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NVMe vs SATA - Achieving 1M IOPS
What are the differences when using SATA SSDs compared to NVMe SSDs?

Overview

The demand for performance is continually increasing. Applications such as big data analytics, server virtualisation and high-performance databases require low latency and extreme storage performance to deliver unmatched application results and better ROI at both the server and data centre levels. Large amounts of data must be accessed and processed

rapidly in order to improve the end-user application experience, which is directly impacted by the underlying system-level storage capabilities. Numerous methods are currently being used to achieve high levels of performance in storage applications, but not all methods yield the same results.

Background

Many of today’s data centre architects are forced to use legacy “good enough” technologies in order to deliver the high performance required by new and existing applications, while also attempting to lower overall cost to improve Return on Investment (ROI). This approach often increases complexity without providing the sought-after benefits of improved Total Cost of Ownership (TCO). The industry is beginning to look to newer technologies such as NVMe and PCIe, the next-generation storage protocol and interface, to replace legacy interfaces such as SATA/AHCI. Replacing these technologies will help reduce complexity and cost while increasing performance and lowering latency.

Performance Analysis

The primary goal of this white paper is to study different methods of achieving 1M IOPS and 6GB/s of storage performance with different types of SSDs. Specifically, what are the differences when using SATA SSDs compared to NVMe SSDs? It is important to understand the number of drives required, the requirements for HBAs, the differences in total power consumption and the impact on application latency. It is expected that a single NVMe SSD will be able to replace banks of legacy SATA SSDs deployed behind host bus adapter cards. NVMe SSDs will reduce complexity, lower power consumption, provide increased performance and improve data centre TCO.

Results

Testing provided three important findings: A Kingston DCP1000 Add-In Card enables

1) a better method to deliver 1 million IOPS and 6GB/s transfer speeds
2) 70% lower power compared to 12x SATA SSDs, plus 3x HBAs
3) 65% lower latency compared to the legacy SATA approach
4) significantly lower complexity and improved data centre TCO

Table 1: SATA SSD vs. NVMe SSD requirements for 1M IOPS and 6GB/s
SATA SSDNVMe SSD
No. of SSDs 12 1
No. of HBAs 3 -
IOPS ~850K IOPS ~1.1M IOPS
Seq. Read ~6.7 GB/s ~6.8 GB/s
Latency ~175us ~60us
Total Power ~90W ~27W
Test Setup
DCP1000 NVMe SSD Setup:

*NVMe setup based on direct connect Kingston DCP1000 Gen3x8 PCIe NVMe SSD

NVMe Setup:
  • 1xNVMe SSD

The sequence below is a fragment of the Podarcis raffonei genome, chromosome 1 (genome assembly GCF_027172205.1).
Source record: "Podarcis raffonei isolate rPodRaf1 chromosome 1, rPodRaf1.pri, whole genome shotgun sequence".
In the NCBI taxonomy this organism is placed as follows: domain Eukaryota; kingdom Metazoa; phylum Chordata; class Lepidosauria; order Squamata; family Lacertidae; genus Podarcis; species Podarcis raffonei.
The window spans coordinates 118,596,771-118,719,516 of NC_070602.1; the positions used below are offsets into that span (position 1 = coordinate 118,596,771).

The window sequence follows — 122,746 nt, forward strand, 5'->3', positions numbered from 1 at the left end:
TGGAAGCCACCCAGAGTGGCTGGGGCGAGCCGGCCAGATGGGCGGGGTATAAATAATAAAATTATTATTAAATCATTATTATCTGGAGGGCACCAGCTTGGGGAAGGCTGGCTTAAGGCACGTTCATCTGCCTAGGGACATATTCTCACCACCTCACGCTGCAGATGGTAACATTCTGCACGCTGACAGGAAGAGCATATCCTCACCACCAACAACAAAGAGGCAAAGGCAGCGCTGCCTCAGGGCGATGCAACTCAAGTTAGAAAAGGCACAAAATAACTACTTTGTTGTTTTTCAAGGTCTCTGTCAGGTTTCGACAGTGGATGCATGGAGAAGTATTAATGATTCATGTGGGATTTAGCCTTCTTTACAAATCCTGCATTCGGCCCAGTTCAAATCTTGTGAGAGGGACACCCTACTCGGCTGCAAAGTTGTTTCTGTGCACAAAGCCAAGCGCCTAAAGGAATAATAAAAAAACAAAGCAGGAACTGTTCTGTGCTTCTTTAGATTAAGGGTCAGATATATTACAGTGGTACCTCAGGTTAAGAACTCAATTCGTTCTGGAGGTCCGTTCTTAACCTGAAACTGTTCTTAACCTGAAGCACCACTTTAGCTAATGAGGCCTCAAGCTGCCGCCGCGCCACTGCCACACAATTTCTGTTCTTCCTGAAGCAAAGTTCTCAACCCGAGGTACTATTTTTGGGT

• PCIe Gen. 3 x8

  • ~1M IOPS

  • ~6 GB/s

  • Direct Connect PCIe

  • Total HW: 1 pcs

Application: IOMeter Rev 1.1.0
Random Access Pattern: 4KB Rnd Rd QD=64
Sequential Access Pattern: 64 KB Rnd Rd QD=8
Latency Measurement: 4K Rnd Rd QD=1

SATA Setup:

*SATA setup based on Kingston SATA SSD and LSI HBA

SATA Setup:
  • 12xSATA SSD

  • SATA 6Gb/sec.

  • ~100K IOPS

  • ~550 MB/s

  • 3x LSI 4-Port HBA

  • Total HW: 30 pcs

Storage Selection

The benefits enabled by DCP1000 NVMe-based AIC are significant. What was previously accomplished by banks of SATA SSDs connected with complex wiring to multiple HBA cards can now be achieved with a single, high-performance DCP1000 PCIe card. This Kingston AIC reduces complexity and lowers cost while improving overall performance; it allows more work to be accomplished with fewer devices inside the server. Fewer devices means fewer components, which in turn reduces the number of points of failure and therefore provides increased reliability. The benefits of using the DCP1000 NVMe drives in servers can dramatically improve data centre TCO by increasing reliability and reducing the total number of systems deployed for the same application workload.

Application Responsiveness

One of the main benefits of using the DCP1000 NVMe AIC is the improvement in application latencies. It delivers up to 65% reduced storage latency when compared to SATA-based devices deployed behind a host bus adapter. The Kingston DCP1000 NVMe card will enable higher levels of efficiency and responsiveness for next-generation data centres.

Summary

Testing revealed a clear advantage of using NVMe-based storage, such as the Kingston DCP1000, compared to the legacy “good enough” approach of SATA-based storage. Compared to using banks of SATA SSDs behind HBAs, direct-connect NVMe SSDs used in the DCP1000 enable higher performance, higher reliability, lower power and improved TCO for data centres that demand high-performance SSD storage. What previously required an entire box of SATA devices now can be achieved with a single DCP1000 card!

As the benefits of using high-performance NVMe SSDs are better understood, there will be a natural migration away from legacy protocols towards PCIe and NVMe-based storage.

For more information or to apply to evaluate a Kingston DCP1000 Add In Card, please contact your Kingston representative or reseller.

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